• PROTECTIVE BARRIERS: 1. Disposable gloves. Gloves must be changed as required, i.e., when torn, when hands become wet inside the glove or when moving between patient rooms. 2. Household gloves can be worn, but they must be discarded when the cleaning is complete. 3. Protective Eye wear (goggles, face shield or mask with eye protection) 4. Masks (surgical or procedural masks sufficient) 5. Gowns
  • Disinfectant Solutions Used for Low-Level Disinfection include: 1. Alcohol (Isopropyl alcohol 70%(Ultrafast) 2. SURFA’SAFE 3. Quaternary Ammonium Compounds (S.S.D.D.-50) The concentration and contact time for each product will differ. For that reason it is important to read the product label prior to commencing any cleaning and disinfection process.
  • RECOMMENDED PROCEDURES FOR CLEANING AND DISINFECTION OF PATIENT CARE EQUIPMENT 1. Gather all equipment, cleaning solutions and materials to clean the patient care devices. 2. WASH hands and put gloves prior to cleaning the devices. Personal protective equipment should be changed if torn or soiled. 3. Visible or gross soil present and/or blood or body fluid spills must be removed prior to cleaning. [See Protocol for Cleaning & Disinfecting a Blood or Body Fluid spill.]
  • Cont… 4. As appropriate, clean all surfaces of the patient care equipment or devices using a detergent or enzymatic solution. When appropriate, dismantle the devices to ensure that all surfaces can be cleaned. To ensure that cross contamination does not occur use clean cloths for each device to be cleaned.
  • Cont… 6. If using a 1‐Step Cleaning‐Disinfecting Solution a separate cleaning step is not necessary unless the surfaces are visibly soiled. To ensure disinfection occurs, the cleaner‐disinfectant solution may need to be applied multiple times in order to achieve the contact time as specified on the product label.
  • Cont.. 7. Soiled rags should be placed in a bag for laundering. Disposable cloths should disposed as regular waste in garbage bags. 8. Remove and discard gloves, PPE. WASH HANDS.
  • Table I: Non-Critical Items - Items on this list must be disinfected between patients. The focus is on parts that touch patients or HCW hands. High Touch Components . Product 1. Carts – CPR Trolley, Medication Trolley, Dressing Trolley, drawers & surfaces handled Ultrafast (70% Isopropyl alcohol) Surfa’safe S.S.D.D.-50 3. BP machines (Dynamap), ECG machine, Steam Inhalation machine 4. ICU equipment: (Cardiac Monitor, Ventilators, CPAP mask, NIV machine, infusion/syringe pump suction machine. 5. X-ray & Ultrasound machine contact points (portable) touchpads.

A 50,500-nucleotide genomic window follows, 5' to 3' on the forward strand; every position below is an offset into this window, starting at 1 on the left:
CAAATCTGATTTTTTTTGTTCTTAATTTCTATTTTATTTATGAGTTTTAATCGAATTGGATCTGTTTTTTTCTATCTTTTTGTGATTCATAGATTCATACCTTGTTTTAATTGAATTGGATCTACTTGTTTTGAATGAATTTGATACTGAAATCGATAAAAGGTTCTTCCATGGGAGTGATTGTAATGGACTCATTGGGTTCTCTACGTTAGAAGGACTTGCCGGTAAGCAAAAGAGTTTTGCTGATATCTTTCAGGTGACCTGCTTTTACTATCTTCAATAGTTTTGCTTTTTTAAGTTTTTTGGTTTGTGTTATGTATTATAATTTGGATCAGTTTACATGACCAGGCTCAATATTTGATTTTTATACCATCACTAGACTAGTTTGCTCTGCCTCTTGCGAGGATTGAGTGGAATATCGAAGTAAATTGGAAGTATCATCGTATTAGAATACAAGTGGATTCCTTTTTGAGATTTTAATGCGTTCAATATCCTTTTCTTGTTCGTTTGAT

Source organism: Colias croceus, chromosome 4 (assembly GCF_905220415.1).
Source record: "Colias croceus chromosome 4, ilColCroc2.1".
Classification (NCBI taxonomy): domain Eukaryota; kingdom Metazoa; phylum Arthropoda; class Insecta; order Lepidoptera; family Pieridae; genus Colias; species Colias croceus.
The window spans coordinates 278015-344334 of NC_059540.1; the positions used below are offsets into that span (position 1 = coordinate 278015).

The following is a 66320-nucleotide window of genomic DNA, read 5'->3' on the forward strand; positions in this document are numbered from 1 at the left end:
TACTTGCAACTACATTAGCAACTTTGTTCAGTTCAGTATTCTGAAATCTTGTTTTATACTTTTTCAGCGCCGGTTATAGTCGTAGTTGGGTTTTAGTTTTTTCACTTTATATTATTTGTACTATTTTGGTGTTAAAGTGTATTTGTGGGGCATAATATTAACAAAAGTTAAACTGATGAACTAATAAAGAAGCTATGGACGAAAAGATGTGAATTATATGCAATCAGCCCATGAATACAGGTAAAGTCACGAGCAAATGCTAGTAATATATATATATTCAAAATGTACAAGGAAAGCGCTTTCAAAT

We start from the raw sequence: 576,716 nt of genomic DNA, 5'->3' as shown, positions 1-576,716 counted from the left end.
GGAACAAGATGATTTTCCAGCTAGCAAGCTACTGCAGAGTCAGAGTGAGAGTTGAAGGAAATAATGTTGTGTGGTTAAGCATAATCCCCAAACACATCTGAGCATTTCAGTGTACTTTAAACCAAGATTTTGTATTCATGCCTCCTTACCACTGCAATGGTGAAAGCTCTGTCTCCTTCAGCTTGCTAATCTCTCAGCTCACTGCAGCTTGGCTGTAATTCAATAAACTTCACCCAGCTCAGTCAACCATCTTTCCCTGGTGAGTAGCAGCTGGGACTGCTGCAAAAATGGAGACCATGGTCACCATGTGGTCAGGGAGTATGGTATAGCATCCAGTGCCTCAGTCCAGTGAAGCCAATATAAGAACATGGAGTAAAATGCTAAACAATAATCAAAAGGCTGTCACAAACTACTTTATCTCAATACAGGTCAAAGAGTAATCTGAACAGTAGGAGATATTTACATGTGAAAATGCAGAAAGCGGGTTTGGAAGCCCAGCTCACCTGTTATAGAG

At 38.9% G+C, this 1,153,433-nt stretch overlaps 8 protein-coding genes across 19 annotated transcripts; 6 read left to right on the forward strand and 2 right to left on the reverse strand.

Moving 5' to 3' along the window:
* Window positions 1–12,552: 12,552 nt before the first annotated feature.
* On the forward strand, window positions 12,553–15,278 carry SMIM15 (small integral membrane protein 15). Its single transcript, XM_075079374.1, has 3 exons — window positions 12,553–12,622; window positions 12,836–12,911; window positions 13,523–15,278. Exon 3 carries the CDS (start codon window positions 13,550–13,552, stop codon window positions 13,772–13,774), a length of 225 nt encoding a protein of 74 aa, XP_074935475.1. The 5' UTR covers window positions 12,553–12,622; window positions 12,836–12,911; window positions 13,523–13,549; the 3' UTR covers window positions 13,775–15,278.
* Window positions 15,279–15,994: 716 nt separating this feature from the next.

• HIGH TOUCH COMPONENTS PRODUCT 6. Pulse Oximeter probes (reusable) Ultrafast (70% Isopropyl alcohol) Surfa’safe S.S.D.D.- 50 7. Stethoscope, Thermometers 8. Glucose meter and B/P cuff, Thermometer probe. 9. Keyboards on computers or portable equipment 10. Monitor cables 11. Walker – hand rail, Wheelchairs – hand contact points 12. Clipboards, notebooks, charts
  • Table II: Semi-critical Patient Care Equipment Product Contact time U Uses Used by Cidex OPA 5-minute soak time at a minimum of 25°C in an automatic endoscope reprocessor 12-minute soak time at room temperature (20°C) TEE scope Cardiology Snares, scope Endoscopy TEE Scope Surgery Urology Scopes OR Electrodes, CPAP Mask Sleep Lab. And EEG Tech. Glidoscope ICU,ER
  • INDICATIONS FOR USE: CIDEX OPA Solution =is a high level disinfectant for reprocessing heat sensitive semi-critical medical devices, for which sterilization is not suitable, and when used according to the Directions for Use. Manual Processing: High Level Disinfectant at a minimum of 20ϒC (68ϒF). CIDEX OPA Solution is a high level disinfectant when used or reused, according to the Directions for Use.
  • RFERENCES: 1.Provincial Infectious Diseases Advisory Committee, Best Practices for Cleaning, Disinfection and Sterilization in All Healthcare Settings, 2006 2.Public Health Agency of Canada, Infection Control Guidelines for Hand Washing, Cleaning, Disinfection and Sterilization in Healthcare, Volume 24S8, 1998 . 3. Central Disease Control and Prevention. 4. Mayhall CG. Hospital Epidemiology and Infection Control, 3rd Ed. Philadelphia. Lippincott Williams & Wilkins, 2004
  • THANK YOU !!!